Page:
CS:  There is the old joke, Why is it that Denis Leary achieved mainstream popularity while Bill Hicks died in relative obscurity? Because there is no cure for cancer.

Denis Leary not only stole Bill Hicks' jokes, but his entire persona.

Man, the last episode is so good. After Walt is educated to how unsafe he really is, we then get a glimpse at why Mike is such a BAMF. So many great quotes in this episode, too. I love Walt reminding Jesse that he saved his life and asking if he is going to return the favor. And then there is my favorite moment of the season and that's when Walt has the phone, he looks Mike right in the eye and says, "You might want to hold off... Because your boss is going to need me," then blurts Gale's address and BOOM! The sheer terror in Mike and Victor's eyes is fantastic.

SE: Did you notice how Mike and Victor are so confused at that moment they draw their guns and back away? I never thought Pinkman had it in him, but it was the only way. Gale is an interesting character, such a cheap way to go, but I like how Walt proves to Gus that he is more like him than Gus realized, willing to take necessary steps. I was one of the many that was confused about the camera angle of the gun in the final "shot" and thought Pinkman may have opted to kidnap Gale.

CS: I never thought for a second that Jesse didn't shoot Gale. I would have liked a little more dialogue between Jesse and Gale though, I really wish there would have been another way.

SE: I got on the internet immediately afterwards and Vince Gilligan was adamant in interviews that Gale was most definitely dead. I can appreciate that kind of candor from a showrunner. A lot of other shows play that did-he-or-didn't-he game, and it just isn't right. Hell, as many murders as Breaking Bad has unveiled, The Killing would have to run about 273 episodes to cover them all, with Season Two wrapping up the whodunnit on Krazy 8.

Conversely, I did happen to like how the Jesse versus Gale scene played out. Jesse would likely be under an immense psychological pressure about what he was about to do that he likely wouldn't be able to say anything, and what would words be to Gale at that point anyway? Although I am surprised Jesse didn't apologize or give him a brief this-is-the-only-way speech. I do like how the writer's had Gale's character not recognize Jesse at first, just thinking it was a robbery, and then the uh-oh moment where he realizes what is happening. I think Jesse's face told the story. Of all the out-of-this-world actors on the show, Aaron Paul out does them all in Season Three. Maybe that is part of why I enjoy the show so much: I loathe bad acting (I can not stomach the first Star Wars for even a minute now), and the show has never had a weakly acted part.

CS:  One of my favorite podcasts is the Hollywood Prospectus podcast on the Grantland network. They particularly love to rip on The Killing and they once said in an episode that if The Killing had Lester Freamon on the case that the show would have been over half way through the first episode.

SE:  I particularly enjoyed Walt's reaction to the possibility of being offed by Mike and Victor. He has already talked about the "perfect time" for him to pass on, where his family will be safe and have money for the future. Well, if he just lets Mike put one in his skull, it is reasonable to believe that his family will have plenty of money and will still remember him in a good light. But people don't always act the way they say will act. Do you know what choice you would make in that situation? No one can really know until it happens. I took an Ethics class last semester and was tickled when a freshmen gal said that she would rather die than have a pig organ put in her body that could save her life. If she was actually put in that situation, I know what side I am betting she would choose. I imagine one realizes all the family members that will miss you, and all the life you might have left to live to learn more about the mysterious world, and the attitude changes real quick. Add children that depend on you to the scenario, and I damn well know the answer to the question. Our minds and bodies are not programmed to give up easily.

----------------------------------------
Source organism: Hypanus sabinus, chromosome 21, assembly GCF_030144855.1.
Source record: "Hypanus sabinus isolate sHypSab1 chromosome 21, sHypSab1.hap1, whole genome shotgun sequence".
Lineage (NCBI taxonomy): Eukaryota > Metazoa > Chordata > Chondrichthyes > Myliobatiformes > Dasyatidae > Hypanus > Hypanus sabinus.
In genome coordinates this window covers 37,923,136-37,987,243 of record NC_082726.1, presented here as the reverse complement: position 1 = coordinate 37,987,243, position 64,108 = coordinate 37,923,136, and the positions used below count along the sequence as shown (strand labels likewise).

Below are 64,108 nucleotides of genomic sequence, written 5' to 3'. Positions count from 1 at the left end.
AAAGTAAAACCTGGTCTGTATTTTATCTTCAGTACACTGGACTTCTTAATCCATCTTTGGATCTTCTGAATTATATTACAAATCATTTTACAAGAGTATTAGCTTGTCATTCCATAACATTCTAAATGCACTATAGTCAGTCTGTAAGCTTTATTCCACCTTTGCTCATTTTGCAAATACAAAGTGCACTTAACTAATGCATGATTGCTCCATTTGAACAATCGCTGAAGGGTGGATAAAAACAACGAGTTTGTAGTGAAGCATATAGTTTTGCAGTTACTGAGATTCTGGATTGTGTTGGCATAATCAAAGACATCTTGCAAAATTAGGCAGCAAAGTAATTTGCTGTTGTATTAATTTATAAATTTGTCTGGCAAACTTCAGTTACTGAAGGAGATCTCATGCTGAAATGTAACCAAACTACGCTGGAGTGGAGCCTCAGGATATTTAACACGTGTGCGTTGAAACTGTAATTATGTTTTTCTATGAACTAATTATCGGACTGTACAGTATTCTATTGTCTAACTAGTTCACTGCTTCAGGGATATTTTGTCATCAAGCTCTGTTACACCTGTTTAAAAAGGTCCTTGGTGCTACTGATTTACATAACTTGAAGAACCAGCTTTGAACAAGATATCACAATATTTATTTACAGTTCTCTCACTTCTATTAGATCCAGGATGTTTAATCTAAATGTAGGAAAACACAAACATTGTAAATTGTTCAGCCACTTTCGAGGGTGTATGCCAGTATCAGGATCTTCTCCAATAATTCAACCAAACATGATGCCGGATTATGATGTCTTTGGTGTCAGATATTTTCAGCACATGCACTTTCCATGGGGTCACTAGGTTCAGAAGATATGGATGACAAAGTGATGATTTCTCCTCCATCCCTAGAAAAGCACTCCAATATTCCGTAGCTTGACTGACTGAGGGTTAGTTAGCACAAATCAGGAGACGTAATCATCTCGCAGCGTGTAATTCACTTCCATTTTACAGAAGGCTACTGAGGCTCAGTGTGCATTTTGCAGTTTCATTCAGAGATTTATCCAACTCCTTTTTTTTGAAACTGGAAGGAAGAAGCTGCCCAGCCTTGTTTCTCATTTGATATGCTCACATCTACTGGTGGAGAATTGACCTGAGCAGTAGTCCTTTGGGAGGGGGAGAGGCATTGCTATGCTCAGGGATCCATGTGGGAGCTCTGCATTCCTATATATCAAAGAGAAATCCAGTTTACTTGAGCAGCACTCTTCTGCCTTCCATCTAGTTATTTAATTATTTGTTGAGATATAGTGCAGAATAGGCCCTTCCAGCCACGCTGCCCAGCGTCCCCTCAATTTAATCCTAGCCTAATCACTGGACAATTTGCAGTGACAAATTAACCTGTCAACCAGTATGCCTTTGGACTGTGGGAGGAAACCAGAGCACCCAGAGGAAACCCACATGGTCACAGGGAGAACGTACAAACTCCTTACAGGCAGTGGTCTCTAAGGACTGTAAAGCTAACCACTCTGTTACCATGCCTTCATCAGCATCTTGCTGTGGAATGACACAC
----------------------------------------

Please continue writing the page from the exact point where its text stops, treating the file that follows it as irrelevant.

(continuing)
CS:  The more people I meet younger than me, the less faith I have in the fate of humanity. As you know, I majored in an Engineering field, but I also have a minor in Communications, and I could not believe how clueless 90% of communication students are to how the world actually works. I know for a fact that I wouldn't even hesitate to have a pig organ installed in me. As for the Walt situations, I'd probably fight to survive, but not sure I'd actually have the stones to order the execution of someone else.

So there we have it for Season Three. If you ask me, it goes on the Rushmore of best seasons ever. It begins with Mexican twin assassins sneaking across the border and ends with the desperate assassination of a Libertarian chemist. The third season of Breaking Bad runs you through the figurative car wash, then Walt decides to buy one. We get to witness Walter White slipping further into the recesses of the seedy underbelly of American society all while dragging down everyone he comes across. Walt continues to cook his world class meth for the sake of his family, yet continues to manage to make his family's life more and more difficult because of his actions and associations. As a viewer, you start to think the show has peaked, that the show can't continue to up the stakes, yet somehow it does.